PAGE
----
The french bulldogs are a smaller and are much healthier as a breed. They are very similar personality wise, funny, devoted, still stubborn, but they have more spunk and are much more lively. You could also consider an american bulldog or old english bulldog, which are again similar in personality, but are taller, healthier, not as grotesque. Those two are more like what the english bulldogs used to be when they were working dogs, before conformation became more important then functionality.

One thing you have to be aware of with ANY bully breed is that they are known to having a tendency to become dog aggressive, even when raised with your dobe from puppy hood you could still have issues if you're not careful.

English Bulldog:


French Bulldog:


American Bulldog:


Old English Bulldogge


Bulldogbreeds.com would be a good site for you to visit.
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post #17 of 24 (permalink) Old 10-22-2010, 08:23 PM
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Quote:
Originally Posted by Zucker View Post
I've taken care of a few. I would say it's a rather odd choice for a person that already has a dobe.

Where to start...
They can only be born by C-section as they have been bred to such un-naturally large heads so be prepared to pay as much as $5000 just to have one. Usually there is only one or two puppies in a litter.

Your vet must be familiar and experienced with the breed, they can be very sensitive to meds otherwise harmless to other dogs.

Be prepared to deal with health problems. A healthy english bulldog is almost an oxymoron. You will be a frequent returning customer at your vet's and as such make sure you have enough money set aside to afford all those vet bills.

Most common are skin problems. All those skin folds trap moisture and bacteria, they need to be thoroughly cleaned and dried multiple times in a day. This includes their faces, feet, elbows, you name it. As such they are very prone to all sorts of skin problems, hot spots, fur loss, etc. They drool, and all that drool gets on their legs, and all over their face, again you have to keep that skin dry. Even when you do clean them regularly, they can smell. I've met some that had stinky greasy skin/fur but could not be bathed because they would have an explosion of hot spots.

If you've never lived with a drooly dog before, make sure it is positively something you could handle. We're talking globs of sticky drooly mess splattered on your walls, tv, ceiling, smothered across the side of your bed and couches, your clothes, your car.. It gets every where and there is no way to prevent it. You just have to deal with it. They also shed short little prickly hairs that stick to every thing and imbed themselves in to any fabric. And since they're mostly white, you can see that hair on just about every thing.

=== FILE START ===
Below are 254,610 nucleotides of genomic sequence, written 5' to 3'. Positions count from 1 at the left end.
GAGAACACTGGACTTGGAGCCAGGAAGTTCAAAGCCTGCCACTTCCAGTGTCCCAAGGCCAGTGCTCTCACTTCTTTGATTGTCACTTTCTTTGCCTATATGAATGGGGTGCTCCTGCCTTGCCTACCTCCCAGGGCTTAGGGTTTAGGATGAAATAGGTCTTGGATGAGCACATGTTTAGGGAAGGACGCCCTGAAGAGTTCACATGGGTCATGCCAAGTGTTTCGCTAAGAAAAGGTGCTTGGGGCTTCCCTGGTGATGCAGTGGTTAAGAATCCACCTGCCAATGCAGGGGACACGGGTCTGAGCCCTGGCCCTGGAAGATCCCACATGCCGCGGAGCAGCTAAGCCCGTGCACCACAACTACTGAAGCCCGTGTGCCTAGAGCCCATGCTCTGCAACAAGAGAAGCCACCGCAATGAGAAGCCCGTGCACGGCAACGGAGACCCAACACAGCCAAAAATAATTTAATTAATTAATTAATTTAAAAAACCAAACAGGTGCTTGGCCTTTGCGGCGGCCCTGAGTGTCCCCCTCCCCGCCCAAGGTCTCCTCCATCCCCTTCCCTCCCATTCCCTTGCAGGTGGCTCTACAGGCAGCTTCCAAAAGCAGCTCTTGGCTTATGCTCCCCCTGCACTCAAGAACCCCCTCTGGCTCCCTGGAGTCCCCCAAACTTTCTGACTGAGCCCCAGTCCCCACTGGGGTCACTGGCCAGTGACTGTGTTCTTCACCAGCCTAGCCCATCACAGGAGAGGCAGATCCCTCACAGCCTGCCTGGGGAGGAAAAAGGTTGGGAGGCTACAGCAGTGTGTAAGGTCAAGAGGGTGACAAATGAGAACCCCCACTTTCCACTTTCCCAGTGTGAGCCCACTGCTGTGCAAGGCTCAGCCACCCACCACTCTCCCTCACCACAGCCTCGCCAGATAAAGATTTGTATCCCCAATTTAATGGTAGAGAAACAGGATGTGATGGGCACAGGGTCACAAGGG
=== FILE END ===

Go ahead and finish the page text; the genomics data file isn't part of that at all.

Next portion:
They can be extremely stubborn. Extremely! Going on a walk with one can be like trying to walk a speeding bowling ball one minute and like trying to drag a boat anchor another. Some can become aggressive so training and propers socialization are very important. Especially since you will be dealing with what is a powerful and large (even though they're short) stubborn and head strong adult.

They tend to play by throwing their bodies into things, furniture, people, other dogs, they're very much body slammers and while it's cute to watch when they're puppies, it's no fun when they're a 60lb adult with all that body mass being that short and compact.

They can't handle heat well at all and they can have problems breathing even when the weather is fine.

Beyond that.. they are clowns, they are affectionate and dedicated to their family. They can be great pets, but a lot of people I know who used to have one refuse to get another one because it can be so painful to watch your beloved dog suffer as much as some bulldogs do due to all their health issues. Plus their life spans aren't any thing to brag about either. To be honest, they're wonderful dogs and every one I have met and taken care of have been sweet and funny, but I always get sad thinking about them. To me that breed is a prime example of what people have done to dogs in the name of unrealistic conformation at the price of suffering of those dogs.

The french bulldogs are a smaller and are much healthier as a breed. They are very similar personality wise, funny, devoted, still stubborn, but they have more spunk and are much more lively. You could also consider an american bulldog or old english bulldog, which are again similar in personality, but are taller, healthier, not as grotesque. Those two are more like what the english bulldogs used to be when they were working dogs, before conformation became more important then functionality.

One thing you have to be aware of with ANY bully breed is that they are known to having a tendency to become dog aggressive, even when raised with your dobe from puppy hood you could still have issues if you're not careful.

English Bulldog:


French Bulldog:


American Bulldog:


Old English Bulldogge


Bulldogbreeds.com would be a good site for you to visit.